Directed by: Walter Salles.
Written by: Jose Rivera based on the book by Jack Kerouac.
Starring: Sam Riley (Sal Paradise), Garrett Hedlund (Dean Moriarty), Kristen Stewart (Marylou), Kirsten Dunst (Camille), Viggo Mortensen (Old Bull Lee), Tom Sturridge (Carlo Marx), Elisabeth Moss (Galatea Dunkel), Amy Adams (Jane), Steve Buscemi (Tall Thin Salesman), Terrence Howard (Walter), Alice Braga (Terry), Danny Morgan (Ed Dunkel), Coati Mundi (Slim Gaillard).
Jack Kerouac’s On the Road was published in 1957, and has since inspired several generations. The book somehow manages to be both romantic and cynical – romantic in hitting to the open road, either all by yourself or with your friends, and having “experiences” everywhere you go. Cynical in the way it looks at long term romantic love, and American society as a whole. You would think a book this popular and influential would have been made into a movie at some point in the last 55 years – but until Walter Salles decided to tackle it, no one else had. That’s probably because everyone thought that Kerouac’s style – a stream of consciousness – would be lost in any movie adaptation. And watching On the Road, you’d have to admit that the novel certainly loses something in translation. And yet, the movie is also endlessly fascinating. Kerouac’s novel that seemed so daring in 1957, when it hits screens in 2012, it seems nostalgic.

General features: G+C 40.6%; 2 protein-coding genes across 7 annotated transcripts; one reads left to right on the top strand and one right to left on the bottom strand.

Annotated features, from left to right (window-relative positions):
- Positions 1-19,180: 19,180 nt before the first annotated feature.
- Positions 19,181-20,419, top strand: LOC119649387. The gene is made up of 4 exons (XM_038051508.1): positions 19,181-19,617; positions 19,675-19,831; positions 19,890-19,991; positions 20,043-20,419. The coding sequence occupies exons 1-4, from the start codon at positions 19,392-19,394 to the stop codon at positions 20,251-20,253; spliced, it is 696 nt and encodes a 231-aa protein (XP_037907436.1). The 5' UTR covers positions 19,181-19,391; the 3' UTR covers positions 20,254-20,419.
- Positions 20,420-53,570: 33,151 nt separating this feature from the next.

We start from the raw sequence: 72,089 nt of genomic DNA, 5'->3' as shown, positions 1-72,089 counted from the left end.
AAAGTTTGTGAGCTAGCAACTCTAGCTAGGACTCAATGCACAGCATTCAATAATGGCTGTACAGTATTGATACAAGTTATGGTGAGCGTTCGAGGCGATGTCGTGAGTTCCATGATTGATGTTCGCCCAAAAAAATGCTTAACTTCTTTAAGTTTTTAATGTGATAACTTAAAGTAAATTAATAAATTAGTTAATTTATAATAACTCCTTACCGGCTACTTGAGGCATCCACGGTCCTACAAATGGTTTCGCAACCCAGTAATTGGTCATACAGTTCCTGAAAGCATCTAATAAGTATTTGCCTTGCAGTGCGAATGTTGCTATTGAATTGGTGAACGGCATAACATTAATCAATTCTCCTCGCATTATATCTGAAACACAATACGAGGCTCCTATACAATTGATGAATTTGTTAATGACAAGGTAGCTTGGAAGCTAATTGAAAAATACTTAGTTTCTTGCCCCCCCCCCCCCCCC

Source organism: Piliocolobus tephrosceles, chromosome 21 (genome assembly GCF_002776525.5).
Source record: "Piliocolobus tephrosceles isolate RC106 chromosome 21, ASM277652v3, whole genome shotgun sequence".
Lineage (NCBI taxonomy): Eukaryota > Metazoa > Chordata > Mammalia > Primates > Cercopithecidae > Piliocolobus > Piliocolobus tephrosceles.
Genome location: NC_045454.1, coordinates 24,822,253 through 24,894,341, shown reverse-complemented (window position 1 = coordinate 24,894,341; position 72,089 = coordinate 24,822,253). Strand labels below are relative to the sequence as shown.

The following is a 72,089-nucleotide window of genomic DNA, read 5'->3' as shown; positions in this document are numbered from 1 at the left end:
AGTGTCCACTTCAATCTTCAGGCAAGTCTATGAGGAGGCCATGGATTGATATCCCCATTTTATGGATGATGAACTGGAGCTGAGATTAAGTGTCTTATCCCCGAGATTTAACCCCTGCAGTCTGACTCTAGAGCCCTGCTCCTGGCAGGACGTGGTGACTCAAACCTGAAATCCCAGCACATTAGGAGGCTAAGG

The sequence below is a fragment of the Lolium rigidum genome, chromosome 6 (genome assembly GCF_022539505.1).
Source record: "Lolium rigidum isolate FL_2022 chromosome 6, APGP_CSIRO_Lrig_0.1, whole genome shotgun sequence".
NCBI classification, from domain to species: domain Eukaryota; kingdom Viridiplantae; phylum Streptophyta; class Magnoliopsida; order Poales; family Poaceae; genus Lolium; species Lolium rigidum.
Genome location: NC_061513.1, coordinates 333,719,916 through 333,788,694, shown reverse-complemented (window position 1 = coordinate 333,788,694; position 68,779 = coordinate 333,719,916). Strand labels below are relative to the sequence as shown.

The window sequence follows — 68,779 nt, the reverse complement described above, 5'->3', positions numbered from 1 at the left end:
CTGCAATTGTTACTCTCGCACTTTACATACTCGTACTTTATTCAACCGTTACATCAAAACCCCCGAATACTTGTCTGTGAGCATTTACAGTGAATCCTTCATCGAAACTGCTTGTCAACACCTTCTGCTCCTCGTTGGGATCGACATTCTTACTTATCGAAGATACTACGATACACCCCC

Sam Riley plays Sal Paradise, Kerouac’s alter-ego, who at the beginning of the movie hits the road from New York to Denver to see his friend Dean Moriarty (Garret Hedlund) in 1947. He doesn’t know Dean all that well, but there are others in Denver he does know, and Sal is tired of being a frustrated writer in his mother’s New York home, so decides to be a frustrated writer on the road. Over the next few years, he will crisscross the country – from New York to Denver to San Francisco back to New York to New Orleans all through the South, and eventually Mexico, often right alongside Dean and his young ex-wife Marylou (Kristen Stewart), and whoever else happens to want to go along for the ride. They drink, smoke and do drugs nearly constantly, will sleep with anything that moves -which are a specialty of Dean’s, who is an expert at making everyone fall in love with him. These two young men are trying very hard to fill the holes in them left by their absent fathers – Sal’s who died just prior to the beginning of the story, and Dean’s who was once a barber who became a hopeless wino on the streets of Denver, who is constantly searching in vain for. Eventually, we know, Sal will become the writer he wants to be – when he finally sits down and starts writing out everything that happens that we see in the movie – and Dean will eventually, well, Dean remains Dean – oblivious to the pain he causes everyone around him until it’s too late to undo that damage. In this version of On the Road anyway, it seems the basic journey is the one that has Sal go from enthralled with Dean to disillusion with him.